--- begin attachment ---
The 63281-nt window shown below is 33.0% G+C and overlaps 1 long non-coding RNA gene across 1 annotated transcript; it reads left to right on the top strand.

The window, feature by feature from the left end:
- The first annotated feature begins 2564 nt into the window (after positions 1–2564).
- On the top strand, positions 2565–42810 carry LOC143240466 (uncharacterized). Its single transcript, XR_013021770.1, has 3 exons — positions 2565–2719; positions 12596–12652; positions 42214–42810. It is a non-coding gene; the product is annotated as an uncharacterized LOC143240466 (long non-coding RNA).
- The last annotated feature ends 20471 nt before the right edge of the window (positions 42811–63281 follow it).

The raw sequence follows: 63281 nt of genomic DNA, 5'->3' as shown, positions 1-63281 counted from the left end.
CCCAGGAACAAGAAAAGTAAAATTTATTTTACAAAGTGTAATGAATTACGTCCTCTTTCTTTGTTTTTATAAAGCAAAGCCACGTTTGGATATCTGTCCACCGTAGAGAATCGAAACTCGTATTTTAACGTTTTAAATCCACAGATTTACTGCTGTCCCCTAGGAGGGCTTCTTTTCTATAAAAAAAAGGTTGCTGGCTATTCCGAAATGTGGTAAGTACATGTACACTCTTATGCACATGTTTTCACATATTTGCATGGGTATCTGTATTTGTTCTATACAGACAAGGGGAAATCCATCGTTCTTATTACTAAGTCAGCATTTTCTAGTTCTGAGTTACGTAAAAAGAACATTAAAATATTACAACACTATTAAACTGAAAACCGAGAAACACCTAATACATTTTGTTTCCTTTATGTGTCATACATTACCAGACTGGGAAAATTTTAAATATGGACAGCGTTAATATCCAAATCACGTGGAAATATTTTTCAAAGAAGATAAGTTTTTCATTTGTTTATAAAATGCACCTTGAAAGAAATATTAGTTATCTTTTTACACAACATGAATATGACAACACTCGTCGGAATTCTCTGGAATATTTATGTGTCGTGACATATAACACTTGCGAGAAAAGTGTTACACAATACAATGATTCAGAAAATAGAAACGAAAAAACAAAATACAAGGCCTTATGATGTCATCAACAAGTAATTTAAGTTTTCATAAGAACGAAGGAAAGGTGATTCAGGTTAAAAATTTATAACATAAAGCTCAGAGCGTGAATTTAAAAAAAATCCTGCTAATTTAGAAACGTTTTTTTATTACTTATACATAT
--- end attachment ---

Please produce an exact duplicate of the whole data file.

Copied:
The 63281-nt window shown below is 33.0% G+C and overlaps 1 long non-coding RNA gene across 1 annotated transcript; it reads left to right on the top strand.

The window, feature by feature from the left end:
- The first annotated feature begins 2564 nt into the window (after positions 1–2564).
- On the top strand, positions 2565–42810 carry LOC143240466 (uncharacterized). Its single transcript, XR_013021770.1, has 3 exons — positions 2565–2719; positions 12596–12652; positions 42214–42810. It is a non-coding gene; the product is annotated as an uncharacterized LOC143240466 (long non-coding RNA).
- The last annotated feature ends 20471 nt before the right edge of the window (positions 42811–63281 follow it).

The raw sequence follows: 63281 nt of genomic DNA, 5'->3' as shown, positions 1-63281 counted from the left end.
CCCAGGAACAAGAAAAGTAAAATTTATTTTACAAAGTGTAATGAATTACGTCCTCTTTCTTTGTTTTTATAAAGCAAAGCCACGTTTGGATATCTGTCCACCGTAGAGAATCGAAACTCGTATTTTAACGTTTTAAATCCACAGATTTACTGCTGTCCCCTAGGAGGGCTTCTTTTCTATAAAAAAAAGGTTGCTGGCTATTCCGAAATGTGGTAAGTACATGTACACTCTTATGCACATGTTTTCACATATTTGCATGGGTATCTGTATTTGTTCTATACAGACAAGGGGAAATCCATCGTTCTTATTACTAAGTCAGCATTTTCTAGTTCTGAGTTACGTAAAAAGAACATTAAAATATTACAACACTATTAAACTGAAAACCGAGAAACACCTAATACATTTTGTTTCCTTTATGTGTCATACATTACCAGACTGGGAAAATTTTAAATATGGACAGCGTTAATATCCAAATCACGTGGAAATATTTTTCAAAGAAGATAAGTTTTTCATTTGTTTATAAAATGCACCTTGAAAGAAATATTAGTTATCTTTTTACACAACATGAATATGACAACACTCGTCGGAATTCTCTGGAATATTTATGTGTCGTGACATATAACACTTGCGAGAAAAGTGTTACACAATACAATGATTCAGAAAATAGAAACGAAAAAACAAAATACAAGGCCTTATGATGTCATCAACAAGTAATTTAAGTTTTCATAAGAACGAAGGAAAGGTGATTCAGGTTAAAAATTTATAACATAAAGCTCAGAGCGTGAATTTAAAAAAAATCCTGCTAATTTAGAAACGTTTTTTTATTACTTATACATAT